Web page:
Foxx confirmed for transportation chief

The Senate on Thursday confirmed Charlotte, N.C., Mayor Anthony FoxxAnthony Renard FoxxBig Dem names show little interest in Senate Lyft sues New York over new driver minimum pay law Lyft confidentially files for IPO MORE (D) as Transportation secretary in a unanimous vote.

Foxx will take over the nearly 60,000-employee Department of Transportation (DOT) from outgoing Secretary Ray LaHood, who is resigning after four years at the helm.

President Obama hailed the Senate for easily confirming his choice to lead the transportation department in his second term.

"I am pleased that the Senate today voted unanimously to confirm Anthony Foxx as the next Secretary of Transportation," Obama said in a statement. 

"Anthony knows firsthand that investing in our roads, bridges and transit systems is vital to creating good jobs and ensuring American businesses can grow and compete in a 21st century global economy," Obama continued. "I welcome Anthony to my team, and I look forward to working with him as we aim to modernize the infrastructure that powers our economy."

Prior to the appointment of Foxx, who is black, Obama had faced criticism about a lack of diversity in his second-term Cabinet appointments.

Foxx, who served as mayor of Charlotte from 2009, joins Attorney General Eric HolderEric Himpton HolderParties to wage census battle with outside groups Welcome to third-world democracy and impeachment Uber settles sexual harassment charges for .4 million MORE as the second black member of Obama’s Cabinet. The president also later selected Rep. Mel Watt (D-N.C.), a member of the Congressional Black Caucus, to head the Department of Housing and Urban Development (HUD).

Watt’s nomination has not yet been scheduled for a vote in the Senate.

Foxx is the second Obama nominee to be confirmed by the Senate this week, following the approval on Tuesday of Commerce Secretary Penny PritzkerPenny Sue PritzkerBiden's new campaign ad features Obama speech praising him Obama Commerce secretary backs Biden's 2020 bid DNC hauls in .5 million in June MORE in a 97-1 vote.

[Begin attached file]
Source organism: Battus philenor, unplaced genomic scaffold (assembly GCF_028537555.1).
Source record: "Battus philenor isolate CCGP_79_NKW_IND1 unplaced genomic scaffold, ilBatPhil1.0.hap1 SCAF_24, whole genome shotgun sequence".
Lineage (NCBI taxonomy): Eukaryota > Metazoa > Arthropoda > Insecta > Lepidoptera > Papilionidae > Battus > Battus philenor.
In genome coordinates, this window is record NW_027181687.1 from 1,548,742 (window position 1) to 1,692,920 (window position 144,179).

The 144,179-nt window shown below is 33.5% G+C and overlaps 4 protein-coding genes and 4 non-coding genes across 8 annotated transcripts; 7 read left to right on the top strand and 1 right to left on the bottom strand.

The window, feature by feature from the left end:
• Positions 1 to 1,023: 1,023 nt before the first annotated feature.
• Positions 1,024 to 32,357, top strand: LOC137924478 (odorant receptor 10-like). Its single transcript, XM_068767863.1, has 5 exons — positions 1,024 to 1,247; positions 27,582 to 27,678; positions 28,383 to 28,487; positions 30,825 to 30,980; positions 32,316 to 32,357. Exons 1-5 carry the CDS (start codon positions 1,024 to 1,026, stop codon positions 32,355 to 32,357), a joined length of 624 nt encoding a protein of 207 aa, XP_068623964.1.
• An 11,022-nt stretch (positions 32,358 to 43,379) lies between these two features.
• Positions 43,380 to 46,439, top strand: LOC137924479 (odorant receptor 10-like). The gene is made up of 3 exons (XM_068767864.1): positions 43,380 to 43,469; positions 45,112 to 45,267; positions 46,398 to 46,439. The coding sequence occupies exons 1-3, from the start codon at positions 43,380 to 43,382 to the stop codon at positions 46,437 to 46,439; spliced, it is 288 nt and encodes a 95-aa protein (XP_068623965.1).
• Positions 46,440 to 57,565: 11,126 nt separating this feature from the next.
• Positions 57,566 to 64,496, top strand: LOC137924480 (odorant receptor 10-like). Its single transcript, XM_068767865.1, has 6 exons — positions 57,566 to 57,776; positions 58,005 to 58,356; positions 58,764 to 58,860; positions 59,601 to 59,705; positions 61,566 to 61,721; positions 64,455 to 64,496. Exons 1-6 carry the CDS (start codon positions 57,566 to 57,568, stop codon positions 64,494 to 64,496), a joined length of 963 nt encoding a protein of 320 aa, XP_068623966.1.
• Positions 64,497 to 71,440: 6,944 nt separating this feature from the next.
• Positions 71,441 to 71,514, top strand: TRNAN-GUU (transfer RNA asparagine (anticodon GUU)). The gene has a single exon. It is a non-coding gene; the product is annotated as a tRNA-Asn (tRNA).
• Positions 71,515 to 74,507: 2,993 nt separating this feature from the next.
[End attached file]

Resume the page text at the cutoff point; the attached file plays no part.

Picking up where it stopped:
Unlike Pritzker, who was once thought to be a potentially controversial Cabinet nominee, Foxx’s selection was smooth sailing all the way up to his confirmation by 100 senators on Thursday.

In his first appearance as Obama’s Transportation secretary nominee, Foxx promised to work across party lines.

“There is no such thing as a Democratic or Republican road, bridge, port, air field or rail system," Foxx said when he was introduced by Obama in April.

"We must work together across party lines to enhance this nation's infrastructure," Foxx said.

Foxx followed up that appearance at the White House with a largely congenial confirmation hearing before the Senate Commerce, Science and Transportation Committee.

The chairman of that committee, Sen. Jay RockefellerJohn (Jay) Davison RockefellerBottom Line World Health Day: It's time to fight preventable disease Lobbying World MORE (D-W.Va.), called Fox "absolutely superb" in an introduction of his nomination on Thursday.

Rockefeller initially favored another candidate, National Transportation Safety Board (NTSB) Chairwoman Deborah Hersman, for the DOT post.

But he said on Thursday that Foxx was a "superb and qualified person who is very much needed to oversee our enormous transportation system, which is trouble."  

-This story was updated with new information at 1:43 p.m.